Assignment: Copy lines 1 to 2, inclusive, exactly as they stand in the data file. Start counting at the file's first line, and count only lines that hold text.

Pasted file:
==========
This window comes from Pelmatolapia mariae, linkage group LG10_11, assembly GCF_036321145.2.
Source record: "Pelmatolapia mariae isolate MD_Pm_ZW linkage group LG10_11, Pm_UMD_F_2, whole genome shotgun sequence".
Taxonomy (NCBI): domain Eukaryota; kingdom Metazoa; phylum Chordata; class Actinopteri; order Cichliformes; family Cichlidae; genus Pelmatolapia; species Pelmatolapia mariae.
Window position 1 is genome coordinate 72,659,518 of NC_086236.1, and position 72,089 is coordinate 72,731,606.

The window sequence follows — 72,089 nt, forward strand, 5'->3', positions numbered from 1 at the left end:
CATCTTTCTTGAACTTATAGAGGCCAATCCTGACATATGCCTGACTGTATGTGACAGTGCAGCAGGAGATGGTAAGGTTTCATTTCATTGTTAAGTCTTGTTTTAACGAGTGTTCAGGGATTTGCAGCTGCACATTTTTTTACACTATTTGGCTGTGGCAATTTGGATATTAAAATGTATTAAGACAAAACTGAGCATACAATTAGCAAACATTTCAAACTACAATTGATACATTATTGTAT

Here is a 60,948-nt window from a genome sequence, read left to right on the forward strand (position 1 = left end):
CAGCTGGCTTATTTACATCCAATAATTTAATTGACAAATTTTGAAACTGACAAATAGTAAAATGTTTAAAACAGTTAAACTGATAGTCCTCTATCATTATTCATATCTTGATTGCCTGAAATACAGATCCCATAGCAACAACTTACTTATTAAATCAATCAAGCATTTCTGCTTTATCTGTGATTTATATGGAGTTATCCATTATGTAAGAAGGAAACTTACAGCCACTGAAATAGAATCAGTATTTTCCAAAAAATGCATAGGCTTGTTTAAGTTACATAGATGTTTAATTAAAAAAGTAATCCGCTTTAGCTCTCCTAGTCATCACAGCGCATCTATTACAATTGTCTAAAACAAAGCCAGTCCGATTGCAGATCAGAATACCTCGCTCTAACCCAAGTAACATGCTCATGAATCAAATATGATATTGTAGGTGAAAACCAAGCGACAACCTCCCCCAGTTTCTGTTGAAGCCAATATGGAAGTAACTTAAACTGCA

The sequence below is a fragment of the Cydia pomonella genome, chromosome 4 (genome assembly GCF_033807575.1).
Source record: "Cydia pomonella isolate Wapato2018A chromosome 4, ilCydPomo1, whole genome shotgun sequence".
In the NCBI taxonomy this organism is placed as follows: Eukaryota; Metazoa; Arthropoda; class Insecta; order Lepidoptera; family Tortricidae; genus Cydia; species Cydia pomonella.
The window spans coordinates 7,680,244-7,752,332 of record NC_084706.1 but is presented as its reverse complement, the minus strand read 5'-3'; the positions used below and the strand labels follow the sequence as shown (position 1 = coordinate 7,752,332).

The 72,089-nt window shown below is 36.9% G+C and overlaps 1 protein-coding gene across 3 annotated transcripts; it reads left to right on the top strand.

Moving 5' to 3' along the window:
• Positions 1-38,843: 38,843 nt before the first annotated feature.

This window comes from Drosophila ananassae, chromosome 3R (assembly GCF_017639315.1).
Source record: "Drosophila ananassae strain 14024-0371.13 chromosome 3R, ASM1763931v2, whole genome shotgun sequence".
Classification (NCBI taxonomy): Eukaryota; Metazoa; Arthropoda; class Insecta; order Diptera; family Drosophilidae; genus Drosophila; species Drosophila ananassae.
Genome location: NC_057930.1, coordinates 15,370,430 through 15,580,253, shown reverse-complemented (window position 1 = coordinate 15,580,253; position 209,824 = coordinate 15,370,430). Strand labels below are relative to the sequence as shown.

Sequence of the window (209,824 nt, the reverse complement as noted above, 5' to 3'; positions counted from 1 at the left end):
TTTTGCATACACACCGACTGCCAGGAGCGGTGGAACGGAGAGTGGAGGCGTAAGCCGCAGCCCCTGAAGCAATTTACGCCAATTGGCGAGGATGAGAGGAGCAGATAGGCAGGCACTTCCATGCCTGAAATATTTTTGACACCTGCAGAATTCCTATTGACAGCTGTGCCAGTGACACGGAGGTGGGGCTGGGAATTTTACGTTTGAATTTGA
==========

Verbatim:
This window comes from Pelmatolapia mariae, linkage group LG10_11, assembly GCF_036321145.2.
Source record: "Pelmatolapia mariae isolate MD_Pm_ZW linkage group LG10_11, Pm_UMD_F_2, whole genome shotgun sequence".